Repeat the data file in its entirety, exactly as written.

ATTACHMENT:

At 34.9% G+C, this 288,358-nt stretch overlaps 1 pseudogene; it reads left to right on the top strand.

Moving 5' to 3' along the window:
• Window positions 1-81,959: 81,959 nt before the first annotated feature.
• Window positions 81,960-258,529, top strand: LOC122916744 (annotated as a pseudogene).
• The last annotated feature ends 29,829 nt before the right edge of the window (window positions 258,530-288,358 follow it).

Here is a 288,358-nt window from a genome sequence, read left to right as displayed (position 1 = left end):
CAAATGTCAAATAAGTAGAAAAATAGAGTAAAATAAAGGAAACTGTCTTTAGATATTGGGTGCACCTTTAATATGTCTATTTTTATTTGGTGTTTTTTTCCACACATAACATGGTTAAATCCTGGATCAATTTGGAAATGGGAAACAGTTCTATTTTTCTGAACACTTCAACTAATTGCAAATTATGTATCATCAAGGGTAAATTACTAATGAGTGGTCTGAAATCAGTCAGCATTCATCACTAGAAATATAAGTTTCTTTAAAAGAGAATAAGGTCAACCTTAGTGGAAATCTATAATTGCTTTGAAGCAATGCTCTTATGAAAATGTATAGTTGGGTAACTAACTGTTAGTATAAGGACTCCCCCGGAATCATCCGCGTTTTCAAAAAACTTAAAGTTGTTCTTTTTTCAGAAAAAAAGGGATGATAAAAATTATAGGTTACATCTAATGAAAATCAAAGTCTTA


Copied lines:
At 34.9% G+C, this 288,358-nt stretch overlaps 1 pseudogene; it reads left to right on the top strand.

Moving 5' to 3' along the window:
• Window positions 1-81,959: 81,959 nt before the first annotated feature.
• Window positions 81,960-258,529, top strand: LOC122916744 (annotated as a pseudogene).
• The last annotated feature ends 29,829 nt before the right edge of the window (window positions 258,530-288,358 follow it).

Here is a 288,358-nt window from a genome sequence, read left to right as displayed (position 1 = left end):
CAAATGTCAAATAAGTAGAAAAATAGAGTAAAATAAAGGAAACTGTCTTTAGATATTGGGTGCACCTTTAATATGTCTATTTTTATTTGGTGTTTTTTTCCACACATAACATGGTTAAATCCTGGATCAATTTGGAAATGGGAAACAGTTCTATTTTTCTGAACACTTCAACTAATTGCAAATTATGTATCATCAAGGGTAAATTACTAATGAGTGGTCTGAAATCAGTCAGCATTCATCACTAGAAATATAAGTTTCTTTAAAAGAGAATAAGGTCAACCTTAGTGGAAATCTATAATTGCTTTGAAGCAATGCTCTTATGAAAATGTATAGTTGGGTAACTAACTGTTAGTATAAGGACTCCCCCGGAATCATCCGCGTTTTCAAAAAACTTAAAGTTGTTCTTTTTTCAGAAAAAAAGGGATGATAAAAATTATAGGTTACATCTAATGAAAATCAAAGTCTTA